Retinal breaks were observed intraoperatively in three cases. They were managed with careful endolaser and thorough follow-up, and there were no reported retinal detachments in any of them. Retinal detachment was a vision-threatening complication. It was reported in one case 4 months postoperatively. Focal nerve fiber layer defect with its resultant visual defects is not an uncommon finding, but there was no associated underlying photoreceptor layer defect [Figure 8].
Figure 8: Postoperative focal nerve fiber layer defects.

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  Discussion Top


The present study reported continuous improvement of visual aacuity, photoreceptor layer segment for at least 3 months postoperative. The limited number of cases was due to the prospective nature of the work, strict patient selection criteria, many patients deferring surgery because of comorbidities, and long waiting period. Age distribution in our study ranged from 49 to 74 years, with a mean of 62.09 ± 7.3 years. Jaycock et al. [23] in a study of 55 cases in 2005 reported a mean age of presentation of 65 years.

In our study, idiopathic macular hole closure was successfully achieved in 18 of 22 cases (81.4%). Larsson et al. (2006) [24] conducted a similar prospective study on 61 eyes of idiopathic full thickness macular hole and achieved successful macular hole closure in 59 of 61 (97%) patients. Jaycock and colleagues (2005) in a retrospective study of 55 cases reported 94.0% closure rate when surgery was performed within 1 year of onset and 47.4% closure rate when surgery was performed after1 year or more. Accordingly, this study encouraged early interference within 1 year [23].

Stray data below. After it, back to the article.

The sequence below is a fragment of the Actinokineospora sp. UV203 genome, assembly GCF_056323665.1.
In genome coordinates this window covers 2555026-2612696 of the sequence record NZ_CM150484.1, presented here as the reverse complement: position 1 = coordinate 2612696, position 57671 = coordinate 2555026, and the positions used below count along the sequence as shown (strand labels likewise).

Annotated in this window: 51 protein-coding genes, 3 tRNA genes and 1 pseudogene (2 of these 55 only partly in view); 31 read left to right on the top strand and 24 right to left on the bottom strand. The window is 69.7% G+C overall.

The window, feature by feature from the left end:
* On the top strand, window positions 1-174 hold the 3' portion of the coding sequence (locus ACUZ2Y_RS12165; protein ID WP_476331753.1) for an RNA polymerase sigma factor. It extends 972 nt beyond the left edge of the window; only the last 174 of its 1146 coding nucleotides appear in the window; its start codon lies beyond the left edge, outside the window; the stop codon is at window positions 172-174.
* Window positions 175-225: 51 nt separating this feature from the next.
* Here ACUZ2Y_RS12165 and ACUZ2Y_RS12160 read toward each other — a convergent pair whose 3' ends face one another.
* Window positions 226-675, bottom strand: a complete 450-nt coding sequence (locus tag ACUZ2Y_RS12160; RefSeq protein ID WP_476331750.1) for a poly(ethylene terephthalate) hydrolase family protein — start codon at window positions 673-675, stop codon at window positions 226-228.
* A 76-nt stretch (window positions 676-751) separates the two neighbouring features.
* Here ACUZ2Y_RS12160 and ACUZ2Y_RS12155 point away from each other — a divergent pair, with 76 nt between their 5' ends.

In our study, complete macular closure was achieved in all cases of group I or OCT stage 2 macular hole (six of six cases, 100% closure rate), whereas seven of 10 cases achieved successful macular hole closure in group II or stage 3 OCT macular hole (70%) and five of six cases of macular hole (83.3%) had been successfully closed in group III or OCT stage 4 macular hole, with an overall closure rate of 75% (12 of 16) in groups II and III.

In a meta-analysis of the outcomes of 389 cases, Kang and colleagues found an anatomical closure rate of 97.6% for stage 2 holes when surgery was performed within 4 months of onset compared with 88.9% when surgery was performed later on. However, the anatomical closure rates in stage 3 and 4 macular holes were 82.5% when surgery was performed within 4 months of onset compared with 88.9% when surgery was performed later on [25].

According to the national database of vitreo-retinal surgery study in the UK report 2 that included an analysis from a multicentre database in the UK, 1078 eyes from 1045 patients had undergone pars plana vitrectomy (PPV) for IMH with 94% had ILM peeling. A total of 119 of 476 eyes (48.6%) had achieved success that was defined as more than 0.3 log MAR visual acuity units improvement (i.e. 2 or more Snellen's lines) by 12 weeks after surgery; this proportion increased to 58.3% at 24 weeks, and 8% had deteriorated by more than 0.30 log MAR units [26].